What is HIPAA?
HIPAA, an acronym for, Health Insurance Portability and Accountability Act, is a law passed by US Congress in 1996 with two main purposes: one, to enable American workers to retain health insurance coverage when changing or losing their job (the portability part), and two, to ensure the protection and confidentiality of health information (the accountability part).
To achieve accountability among health care providers (e.g. doctors, dentists, etc.), health plan and health insurance organizations, and their associates (e.g. clearinghouses and cloud billing/storage providers), HIPAA defines three key rules:
- Privacy Rule: A set of privacy standards which dictate when PHI (Protected Health Information) may be used and disclosed.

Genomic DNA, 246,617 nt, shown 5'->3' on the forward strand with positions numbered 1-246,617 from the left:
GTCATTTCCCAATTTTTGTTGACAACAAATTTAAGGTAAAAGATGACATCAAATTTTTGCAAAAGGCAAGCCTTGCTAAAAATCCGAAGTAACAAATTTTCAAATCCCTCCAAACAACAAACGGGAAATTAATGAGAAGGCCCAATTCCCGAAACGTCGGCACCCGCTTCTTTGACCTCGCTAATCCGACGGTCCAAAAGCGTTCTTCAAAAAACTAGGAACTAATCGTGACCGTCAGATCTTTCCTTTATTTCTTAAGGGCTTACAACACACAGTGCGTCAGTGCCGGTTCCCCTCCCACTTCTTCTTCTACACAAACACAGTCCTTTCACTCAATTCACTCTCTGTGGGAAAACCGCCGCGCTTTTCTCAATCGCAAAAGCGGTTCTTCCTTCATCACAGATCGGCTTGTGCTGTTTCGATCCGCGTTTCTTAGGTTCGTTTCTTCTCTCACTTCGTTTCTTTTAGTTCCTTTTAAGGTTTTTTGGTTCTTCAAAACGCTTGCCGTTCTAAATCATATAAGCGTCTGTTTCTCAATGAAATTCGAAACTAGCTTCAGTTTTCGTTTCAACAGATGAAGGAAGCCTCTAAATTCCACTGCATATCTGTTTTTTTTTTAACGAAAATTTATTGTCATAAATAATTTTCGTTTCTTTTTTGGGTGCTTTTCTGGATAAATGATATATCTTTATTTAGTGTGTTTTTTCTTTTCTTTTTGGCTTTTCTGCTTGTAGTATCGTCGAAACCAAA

- Security Rule: A set of safeguards that must be implemented to ensure the integrity, confidentiality, and availability of ePHI (Electronic Protected Health Information). These include risk mitigation strategies with the use of IT security controls, physical security controls, and administrative controls.
- Breach Notification Rule: A set of requirements on who to notify in the event of a security breach, and how. Typically, entities are required to notify all affected individuals and the US Department of Health and Human Services (HHS). In certain cases, media notification is also required.
In addition to mandating standardized mechanisms for electronic data interchange (EDI), HIPAA also requires that health care entities – including individuals, employers, health plans, and health care providers – be assigned a unique 10-digit identifier number, called an NPI (National Provider Identifier).